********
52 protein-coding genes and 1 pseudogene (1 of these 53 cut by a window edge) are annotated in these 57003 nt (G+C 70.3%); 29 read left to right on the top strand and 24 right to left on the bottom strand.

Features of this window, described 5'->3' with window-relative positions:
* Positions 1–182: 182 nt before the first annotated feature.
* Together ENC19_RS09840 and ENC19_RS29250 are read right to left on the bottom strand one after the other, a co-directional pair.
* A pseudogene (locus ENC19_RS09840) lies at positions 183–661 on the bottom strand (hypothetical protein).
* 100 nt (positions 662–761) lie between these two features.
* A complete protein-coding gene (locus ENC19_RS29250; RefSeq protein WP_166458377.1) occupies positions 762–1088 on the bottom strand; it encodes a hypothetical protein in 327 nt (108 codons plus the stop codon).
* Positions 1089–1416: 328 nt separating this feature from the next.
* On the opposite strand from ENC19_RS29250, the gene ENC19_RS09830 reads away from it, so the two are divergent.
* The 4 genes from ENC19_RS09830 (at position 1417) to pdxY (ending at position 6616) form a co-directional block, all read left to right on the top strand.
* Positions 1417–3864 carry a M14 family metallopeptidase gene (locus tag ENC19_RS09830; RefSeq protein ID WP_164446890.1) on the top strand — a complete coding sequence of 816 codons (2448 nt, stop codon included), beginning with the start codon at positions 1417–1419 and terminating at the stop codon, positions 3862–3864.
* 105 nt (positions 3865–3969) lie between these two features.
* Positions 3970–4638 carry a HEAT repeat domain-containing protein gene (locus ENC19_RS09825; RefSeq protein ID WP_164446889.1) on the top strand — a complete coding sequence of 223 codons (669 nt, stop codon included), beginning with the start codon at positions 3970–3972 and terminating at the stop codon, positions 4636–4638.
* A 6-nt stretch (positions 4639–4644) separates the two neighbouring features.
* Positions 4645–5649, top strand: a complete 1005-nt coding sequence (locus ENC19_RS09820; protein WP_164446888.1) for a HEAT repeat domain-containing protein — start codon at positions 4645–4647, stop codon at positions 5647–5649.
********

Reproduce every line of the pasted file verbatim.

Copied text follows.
52 protein-coding genes and 1 pseudogene (1 of these 53 cut by a window edge) are annotated in these 57003 nt (G+C 70.3%); 29 read left to right on the top strand and 24 right to left on the bottom strand.

Features of this window, described 5'->3' with window-relative positions:
* Positions 1–182: 182 nt before the first annotated feature.
* Together ENC19_RS09840 and ENC19_RS29250 are read right to left on the bottom strand one after the other, a co-directional pair.
* A pseudogene (locus ENC19_RS09840) lies at positions 183–661 on the bottom strand (hypothetical protein).
* 100 nt (positions 662–761) lie between these two features.
* A complete protein-coding gene (locus ENC19_RS29250; RefSeq protein WP_166458377.1) occupies positions 762–1088 on the bottom strand; it encodes a hypothetical protein in 327 nt (108 codons plus the stop codon).
* Positions 1089–1416: 328 nt separating this feature from the next.
* On the opposite strand from ENC19_RS29250, the gene ENC19_RS09830 reads away from it, so the two are divergent.
* The 4 genes from ENC19_RS09830 (at position 1417) to pdxY (ending at position 6616) form a co-directional block, all read left to right on the top strand.
* Positions 1417–3864 carry a M14 family metallopeptidase gene (locus tag ENC19_RS09830; RefSeq protein ID WP_164446890.1) on the top strand — a complete coding sequence of 816 codons (2448 nt, stop codon included), beginning with the start codon at positions 1417–1419 and terminating at the stop codon, positions 3862–3864.
* 105 nt (positions 3865–3969) lie between these two features.
* Positions 3970–4638 carry a HEAT repeat domain-containing protein gene (locus ENC19_RS09825; RefSeq protein ID WP_164446889.1) on the top strand — a complete coding sequence of 223 codons (669 nt, stop codon included), beginning with the start codon at positions 3970–3972 and terminating at the stop codon, positions 4636–4638.
* A 6-nt stretch (positions 4639–4644) separates the two neighbouring features.
* Positions 4645–5649, top strand: a complete 1005-nt coding sequence (locus ENC19_RS09820; protein WP_164446888.1) for a HEAT repeat domain-containing protein — start codon at positions 4645–4647, stop codon at positions 5647–5649.